When the user launches a .NET app, the platform will check if the app requires .NET. If universal, it will check to see if 4, 3.5, or 2 are installed, in that order. If version-specific, the platform will check to see if the specific version is installed and alert if the OS doesn't support it (in the case of 4.5/4.6 on Windows XP). If the correct version is installed, the app will be run. If the correct version is not installed, the platform will offer the user the chance to download and install it (or 'enable' it in the case of the lower versions in Windows 8/10). This offer will include a message about the install taking place on the local machine and requiring admin rights. The platform will then download the web-based installer for the specific version of .NET appropriate for their version of Windows. In the case of universal apps on Windows XP, version 4 full will be offered.

I think that paints a complete picture and offers up a good balance of ease of use for the end user as well as control for both the end user and the developer. I'd love any additional thoughts other folks have.

vf2nsr
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Wellthought out Roadmap

In fact I can even follow it without a GPS

"If you buid it they will come"

“Be who you are and say what you feel because those who mind don't matter and those who matter don't mind.” Dr. Seuss

Ken Herbert
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Sounds like a good plan

That should cover the majority of useful .NET apps we will ever consider, while not exposing users to anything that will error (well, warn) without them opting into it.

xela2200
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I would highly recommend that

I would highly recommend that you use other name than "Universal Apps." It might lead to confusion, as Microsoft calls Universal apps to applications that can run in different platforms (windows, phone, tablet).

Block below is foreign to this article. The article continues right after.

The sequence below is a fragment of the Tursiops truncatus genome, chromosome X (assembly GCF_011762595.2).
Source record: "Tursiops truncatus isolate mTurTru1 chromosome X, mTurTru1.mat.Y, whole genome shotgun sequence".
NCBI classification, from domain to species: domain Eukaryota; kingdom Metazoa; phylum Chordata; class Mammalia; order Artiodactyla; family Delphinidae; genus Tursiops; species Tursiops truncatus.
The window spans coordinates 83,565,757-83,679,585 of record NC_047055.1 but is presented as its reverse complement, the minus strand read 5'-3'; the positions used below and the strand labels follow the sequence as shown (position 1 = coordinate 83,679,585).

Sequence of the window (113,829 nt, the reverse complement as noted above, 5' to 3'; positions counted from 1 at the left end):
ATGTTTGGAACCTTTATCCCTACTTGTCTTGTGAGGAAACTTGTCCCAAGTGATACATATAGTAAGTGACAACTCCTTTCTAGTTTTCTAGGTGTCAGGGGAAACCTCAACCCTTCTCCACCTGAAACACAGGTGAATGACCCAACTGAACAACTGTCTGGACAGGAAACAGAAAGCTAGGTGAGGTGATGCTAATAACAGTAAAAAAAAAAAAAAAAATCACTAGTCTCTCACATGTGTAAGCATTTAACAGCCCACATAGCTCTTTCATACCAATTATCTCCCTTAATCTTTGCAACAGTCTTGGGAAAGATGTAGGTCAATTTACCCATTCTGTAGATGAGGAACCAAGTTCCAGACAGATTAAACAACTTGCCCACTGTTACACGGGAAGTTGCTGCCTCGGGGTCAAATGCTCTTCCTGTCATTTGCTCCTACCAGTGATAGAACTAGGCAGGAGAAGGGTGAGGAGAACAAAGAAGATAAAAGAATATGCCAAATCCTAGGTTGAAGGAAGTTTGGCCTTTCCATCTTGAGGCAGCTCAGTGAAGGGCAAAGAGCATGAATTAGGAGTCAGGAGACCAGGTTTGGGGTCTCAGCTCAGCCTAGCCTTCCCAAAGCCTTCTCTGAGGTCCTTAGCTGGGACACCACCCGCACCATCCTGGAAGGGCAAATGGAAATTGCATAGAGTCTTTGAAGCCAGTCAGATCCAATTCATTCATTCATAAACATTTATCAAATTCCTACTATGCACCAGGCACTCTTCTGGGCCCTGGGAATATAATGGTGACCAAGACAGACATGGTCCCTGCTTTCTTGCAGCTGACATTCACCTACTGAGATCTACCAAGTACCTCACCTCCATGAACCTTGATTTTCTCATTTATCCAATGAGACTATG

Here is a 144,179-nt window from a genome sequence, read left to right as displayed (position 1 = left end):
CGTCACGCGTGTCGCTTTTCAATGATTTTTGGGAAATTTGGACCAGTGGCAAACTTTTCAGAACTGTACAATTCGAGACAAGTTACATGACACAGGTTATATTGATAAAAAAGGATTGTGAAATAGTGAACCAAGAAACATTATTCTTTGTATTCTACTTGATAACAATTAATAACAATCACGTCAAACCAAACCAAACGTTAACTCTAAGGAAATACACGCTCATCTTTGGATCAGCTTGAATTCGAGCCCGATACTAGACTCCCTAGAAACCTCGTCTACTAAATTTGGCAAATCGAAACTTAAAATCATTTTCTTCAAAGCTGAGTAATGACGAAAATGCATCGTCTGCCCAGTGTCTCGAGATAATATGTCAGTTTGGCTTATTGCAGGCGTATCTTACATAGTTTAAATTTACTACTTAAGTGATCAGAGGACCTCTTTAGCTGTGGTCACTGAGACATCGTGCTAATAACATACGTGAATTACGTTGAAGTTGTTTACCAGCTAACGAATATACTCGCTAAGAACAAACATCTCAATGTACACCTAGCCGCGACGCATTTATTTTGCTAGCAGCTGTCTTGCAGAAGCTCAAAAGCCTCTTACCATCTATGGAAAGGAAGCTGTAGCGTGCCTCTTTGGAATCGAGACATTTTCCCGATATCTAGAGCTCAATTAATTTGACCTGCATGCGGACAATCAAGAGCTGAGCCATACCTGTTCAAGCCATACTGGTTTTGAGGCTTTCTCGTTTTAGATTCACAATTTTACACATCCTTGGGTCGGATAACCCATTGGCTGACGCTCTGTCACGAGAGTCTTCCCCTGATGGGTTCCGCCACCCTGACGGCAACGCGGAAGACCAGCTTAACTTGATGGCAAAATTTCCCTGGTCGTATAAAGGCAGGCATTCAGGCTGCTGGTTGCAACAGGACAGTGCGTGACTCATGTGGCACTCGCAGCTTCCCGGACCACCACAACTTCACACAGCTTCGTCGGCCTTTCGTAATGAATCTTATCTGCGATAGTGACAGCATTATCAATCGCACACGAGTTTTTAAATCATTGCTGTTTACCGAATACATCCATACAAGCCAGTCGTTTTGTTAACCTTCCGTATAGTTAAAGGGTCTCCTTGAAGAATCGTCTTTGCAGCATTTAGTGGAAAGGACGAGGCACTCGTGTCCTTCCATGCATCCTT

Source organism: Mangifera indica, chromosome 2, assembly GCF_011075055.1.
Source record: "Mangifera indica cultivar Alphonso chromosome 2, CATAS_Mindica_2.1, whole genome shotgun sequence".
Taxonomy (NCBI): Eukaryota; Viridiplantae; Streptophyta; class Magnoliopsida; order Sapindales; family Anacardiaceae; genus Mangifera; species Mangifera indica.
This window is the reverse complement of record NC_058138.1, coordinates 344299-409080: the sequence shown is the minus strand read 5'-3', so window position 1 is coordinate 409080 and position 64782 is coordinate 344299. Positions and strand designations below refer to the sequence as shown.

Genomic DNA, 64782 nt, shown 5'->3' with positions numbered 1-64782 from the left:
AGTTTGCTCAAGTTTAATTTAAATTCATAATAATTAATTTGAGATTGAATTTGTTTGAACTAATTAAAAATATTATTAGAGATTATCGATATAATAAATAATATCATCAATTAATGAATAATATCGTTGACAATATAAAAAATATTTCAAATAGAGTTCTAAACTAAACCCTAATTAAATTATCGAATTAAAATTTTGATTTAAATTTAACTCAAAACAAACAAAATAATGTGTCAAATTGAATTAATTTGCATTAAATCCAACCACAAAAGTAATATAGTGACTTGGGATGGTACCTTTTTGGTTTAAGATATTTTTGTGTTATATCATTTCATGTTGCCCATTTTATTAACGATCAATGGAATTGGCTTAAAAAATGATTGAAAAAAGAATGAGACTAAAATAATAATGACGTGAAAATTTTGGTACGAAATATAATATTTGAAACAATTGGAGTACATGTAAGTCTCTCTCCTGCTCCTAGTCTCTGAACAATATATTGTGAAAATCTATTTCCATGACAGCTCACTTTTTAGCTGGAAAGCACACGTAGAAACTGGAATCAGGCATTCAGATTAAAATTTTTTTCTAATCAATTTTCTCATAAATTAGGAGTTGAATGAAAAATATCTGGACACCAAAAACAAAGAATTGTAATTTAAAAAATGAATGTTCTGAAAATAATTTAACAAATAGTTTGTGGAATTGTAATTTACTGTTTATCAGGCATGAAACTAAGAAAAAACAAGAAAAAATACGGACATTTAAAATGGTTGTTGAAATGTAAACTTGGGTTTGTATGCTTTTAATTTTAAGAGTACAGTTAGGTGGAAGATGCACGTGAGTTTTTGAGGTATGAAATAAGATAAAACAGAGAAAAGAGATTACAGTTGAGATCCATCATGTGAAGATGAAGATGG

https://msdn.microsoft.com/en-us/library/windows/apps/dn726767.aspx

John T. Haller
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Not "Universal Apps"

Universal apps is a term used by multiple companies for multiple purposes. As is universal binaries. And multiple derivations. Funnily enough, Microsoft's "universal apps" aren't since they won't run portably and only work with the MS app store. As such, we'll be using something other than "Universal Apps" as it's used so much by so many different companies for so many different purposes it's a completely meaningless term as a proper name. Something like "Universal .NET Apps" vs "Version-Specific .NET Apps".

Sometimes, the impossible can become possible, if you're awesome!

xela2200
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Yes, I do live in the .Net

Yes, I do live in the .Net world, and I forget there are other technologies.

What if you add some notification icon that shows next to the program name in the menu. If a program does not have all the requirements, a balloon popup on the icon could show the user what requirement is missing. Maybe disable the menu item, so it doesn't fire an application missing requirements.

The application can have its requirements listed on the .ini file with predefined keys -->

Either way when the start exec fires, it is going to have to check the computer environment. It can create a file of components available in the computer, and check them against the individual requirement files of the apps to generate the behavior on the menu items.

Regards,